11 tips for planning a business trip

24 Feb 2020 · 8
Travelers’ success on the road is directly connected to the planning and preparation of the trip.
Organizing business travel should always prioritize keeping your business traveler as productive and stress-free as possible. This requires careful consideration, clever planning and a detailed business trip plan.
After all, there are lots of variables to keep in mind, details to comb through, reservations to create, and schedules to align. Plus, even after all that is done, you still have to contend with the possibility of problems popping up while your traveler is on the move.
As a travel manager, the best thing you can do is to be as organized as possible beforehand so that you can handle problems if and when they arise.
How can you do this? Check out our top tips for booking international travel for business below.

Planning a business trip for your boss

1. Make note of their usual preferences

When planning a business trip for your boss, you want to get faster and better at it every time. Don’t rely on your memory-it’s often wrong (sorry!). Instead, take notes on your boss’s usual preferences, such as rushing for flight connections versus having layovers with plenty of cushion, or hiring a car service to pick them up versus having them take public transportation. That way, you can reduce some of the back and forth communication required for each trip and streamline the planning process.

2. Help them prioritize the most important parts of their trip

When your boss is traveling, they likely have a list of key things they need to accomplish. Understand what the goals are for this trip, whether that’s attending a single meeting or staffing a new office in a different country.
Once you know the goals of the trip, organize the other details around it so that nothing gets in the way. Don't forget to schedule in some free time—remember, business travelers are people too!

3. Take care of any extras

Aside from the key purpose of the business trip, your boss might also have some extra goals that they want to achieve. Maybe they want to stick to their exercise routine while away? Maybe they want to finish a slide deck for an upcoming presentation. Or maybe they want to bring their spouse along for the trip and have a day to sightsee?
Ask your boss about the things they’d like to do or accomplish during the trip, so you can help organize them, provide recommendations, or at the very least keep their calendar clear. Keep the trip organized but make sure to leave some wiggle room in their travel plan for other activities.

4. Create a business trip itinerary

The last document in this section is a business trip itinerary, or a summary of all of the trip’s details in one place. This will save both you and your traveler the time and frustration of going through multiple documents and emails to find the information that matters.
This goes beyond just scheduling. Organize all of their travel documents and travel details they might need handy on their journeys like boarding passes, departure times, flight numbers, seat numbers, arrival times, and more. This will save you and the traveler a lot of time and hassle.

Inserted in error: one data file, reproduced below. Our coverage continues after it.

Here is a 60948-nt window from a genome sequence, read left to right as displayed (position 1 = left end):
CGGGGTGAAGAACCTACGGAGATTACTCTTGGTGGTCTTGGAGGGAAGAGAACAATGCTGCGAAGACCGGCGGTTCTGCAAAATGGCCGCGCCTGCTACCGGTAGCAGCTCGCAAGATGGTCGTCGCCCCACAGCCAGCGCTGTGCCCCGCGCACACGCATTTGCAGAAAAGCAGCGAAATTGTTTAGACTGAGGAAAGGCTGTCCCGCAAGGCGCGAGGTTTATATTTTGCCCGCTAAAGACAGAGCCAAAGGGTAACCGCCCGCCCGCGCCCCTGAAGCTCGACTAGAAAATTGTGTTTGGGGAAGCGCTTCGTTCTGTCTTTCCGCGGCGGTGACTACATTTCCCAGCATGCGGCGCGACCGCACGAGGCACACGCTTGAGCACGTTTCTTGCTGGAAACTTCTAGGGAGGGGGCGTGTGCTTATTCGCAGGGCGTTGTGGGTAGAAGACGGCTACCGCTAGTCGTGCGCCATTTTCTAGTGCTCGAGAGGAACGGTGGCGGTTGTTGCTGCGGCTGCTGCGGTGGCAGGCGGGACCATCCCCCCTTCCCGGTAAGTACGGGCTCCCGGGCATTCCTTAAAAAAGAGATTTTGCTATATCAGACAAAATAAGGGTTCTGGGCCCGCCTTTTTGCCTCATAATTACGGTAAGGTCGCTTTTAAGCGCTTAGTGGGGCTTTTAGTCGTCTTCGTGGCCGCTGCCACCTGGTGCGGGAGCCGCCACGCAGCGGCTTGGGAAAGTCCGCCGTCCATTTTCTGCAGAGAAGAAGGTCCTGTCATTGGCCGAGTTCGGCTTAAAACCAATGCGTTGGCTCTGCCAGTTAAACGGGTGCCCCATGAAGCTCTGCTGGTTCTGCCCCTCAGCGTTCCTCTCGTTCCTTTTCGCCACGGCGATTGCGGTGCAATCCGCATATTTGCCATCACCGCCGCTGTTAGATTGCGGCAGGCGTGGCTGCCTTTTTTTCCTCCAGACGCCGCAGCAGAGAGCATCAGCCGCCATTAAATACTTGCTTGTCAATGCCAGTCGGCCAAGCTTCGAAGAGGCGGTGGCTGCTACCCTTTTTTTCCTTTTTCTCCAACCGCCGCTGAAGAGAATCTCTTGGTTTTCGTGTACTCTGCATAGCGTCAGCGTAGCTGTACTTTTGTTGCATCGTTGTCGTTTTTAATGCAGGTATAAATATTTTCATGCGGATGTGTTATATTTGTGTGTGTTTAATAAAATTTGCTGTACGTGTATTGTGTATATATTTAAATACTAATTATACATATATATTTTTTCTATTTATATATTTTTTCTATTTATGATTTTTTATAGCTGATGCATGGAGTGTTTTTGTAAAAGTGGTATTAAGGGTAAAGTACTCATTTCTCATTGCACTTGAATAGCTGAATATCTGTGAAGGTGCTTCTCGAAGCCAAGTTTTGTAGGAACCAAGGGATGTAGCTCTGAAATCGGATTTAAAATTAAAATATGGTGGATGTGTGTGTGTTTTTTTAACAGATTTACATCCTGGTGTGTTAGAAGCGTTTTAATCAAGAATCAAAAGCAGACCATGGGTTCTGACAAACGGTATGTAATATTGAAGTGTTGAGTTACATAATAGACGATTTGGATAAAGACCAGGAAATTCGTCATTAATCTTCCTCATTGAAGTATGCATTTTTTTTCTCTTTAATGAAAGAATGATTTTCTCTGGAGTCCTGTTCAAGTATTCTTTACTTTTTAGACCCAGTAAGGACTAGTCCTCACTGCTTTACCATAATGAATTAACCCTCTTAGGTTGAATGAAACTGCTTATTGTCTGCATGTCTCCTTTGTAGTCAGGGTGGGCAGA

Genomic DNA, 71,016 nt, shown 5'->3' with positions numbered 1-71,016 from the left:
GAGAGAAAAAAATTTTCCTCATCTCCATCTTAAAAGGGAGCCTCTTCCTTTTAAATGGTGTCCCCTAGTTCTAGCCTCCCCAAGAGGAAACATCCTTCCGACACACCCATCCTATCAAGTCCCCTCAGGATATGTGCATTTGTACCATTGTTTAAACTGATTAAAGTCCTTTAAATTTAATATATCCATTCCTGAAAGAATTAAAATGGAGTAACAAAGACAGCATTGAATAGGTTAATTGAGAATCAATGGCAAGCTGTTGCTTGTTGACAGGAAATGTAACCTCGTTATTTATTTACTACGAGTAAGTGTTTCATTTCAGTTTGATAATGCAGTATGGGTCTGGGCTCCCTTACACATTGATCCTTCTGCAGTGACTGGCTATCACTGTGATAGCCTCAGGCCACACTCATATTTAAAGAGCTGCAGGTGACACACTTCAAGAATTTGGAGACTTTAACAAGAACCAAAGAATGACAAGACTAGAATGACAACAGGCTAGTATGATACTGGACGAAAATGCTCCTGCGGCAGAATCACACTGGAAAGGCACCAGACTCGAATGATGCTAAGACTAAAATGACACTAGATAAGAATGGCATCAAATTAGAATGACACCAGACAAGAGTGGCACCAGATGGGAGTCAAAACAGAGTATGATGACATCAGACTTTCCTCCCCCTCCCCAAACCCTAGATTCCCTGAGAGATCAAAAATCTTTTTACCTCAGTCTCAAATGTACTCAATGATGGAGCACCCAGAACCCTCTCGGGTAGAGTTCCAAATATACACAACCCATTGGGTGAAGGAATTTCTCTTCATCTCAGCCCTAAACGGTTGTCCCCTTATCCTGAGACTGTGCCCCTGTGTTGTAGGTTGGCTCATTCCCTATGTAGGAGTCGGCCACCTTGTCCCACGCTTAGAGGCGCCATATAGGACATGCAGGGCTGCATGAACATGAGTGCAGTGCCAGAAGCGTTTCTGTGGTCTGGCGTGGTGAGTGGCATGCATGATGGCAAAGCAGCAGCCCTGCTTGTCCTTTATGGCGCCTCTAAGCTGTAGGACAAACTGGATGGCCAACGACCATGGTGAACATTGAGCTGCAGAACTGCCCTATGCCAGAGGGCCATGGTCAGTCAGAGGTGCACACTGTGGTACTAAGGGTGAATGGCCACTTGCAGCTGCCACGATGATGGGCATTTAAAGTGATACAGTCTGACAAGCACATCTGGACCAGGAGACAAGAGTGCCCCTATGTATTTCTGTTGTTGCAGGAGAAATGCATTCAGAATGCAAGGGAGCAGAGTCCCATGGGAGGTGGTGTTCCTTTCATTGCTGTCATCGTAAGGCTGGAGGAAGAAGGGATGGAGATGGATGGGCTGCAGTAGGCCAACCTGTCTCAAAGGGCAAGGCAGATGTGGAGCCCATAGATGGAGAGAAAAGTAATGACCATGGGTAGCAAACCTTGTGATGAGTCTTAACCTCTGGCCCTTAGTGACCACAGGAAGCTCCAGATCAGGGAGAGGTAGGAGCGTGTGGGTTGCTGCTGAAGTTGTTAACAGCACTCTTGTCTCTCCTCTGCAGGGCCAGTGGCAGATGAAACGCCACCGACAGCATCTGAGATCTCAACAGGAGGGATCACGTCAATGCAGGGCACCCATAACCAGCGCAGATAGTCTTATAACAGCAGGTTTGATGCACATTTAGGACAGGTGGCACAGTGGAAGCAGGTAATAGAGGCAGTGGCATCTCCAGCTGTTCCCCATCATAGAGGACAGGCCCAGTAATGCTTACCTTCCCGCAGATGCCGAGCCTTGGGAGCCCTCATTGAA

When creating these documents, it helps to think chronologically so that you can put yourself in your traveler’s shoes and think clearly about what information is needed. Include things like times of important meetings or business dinners.
When you’re done, create not only electronic copies, but also hard copies. This cuts out any possibility that a dead smartphone or lack of internet throws your traveler off.
For more tips on creating a business travel itinerary—and a ready-to-go template—check out our deep-dive .
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Planning a business trip for your colleagues

Making travel arrangements for your colleagues requires the same care and attention to detail discussed above. Your traveling employees should enjoy having access to the best out there, and it's up to you to make their trip work.

5. Empower travelers to book for themselves

Most business travelers prefer to organize a business trip for themselves, just like they would when booking flights for a vacation, rather than having to go back and forth over every little detail.
Use that includes company policies so that employees can book what they want within your . This saves time for everyone, plus travelers get the itinerary and accommodation they want.
Don't have a business travel policy set up yet? Use our

6. Put everything in one place

There are a lot of details when it comes to company trip planning, like travel time, arrival airports, hotel reservations, pick-up details for hotel transport, and more. You should do your best to put everything in one place. When booking with one approved , travelers can log in and see all of their upcoming itineraries.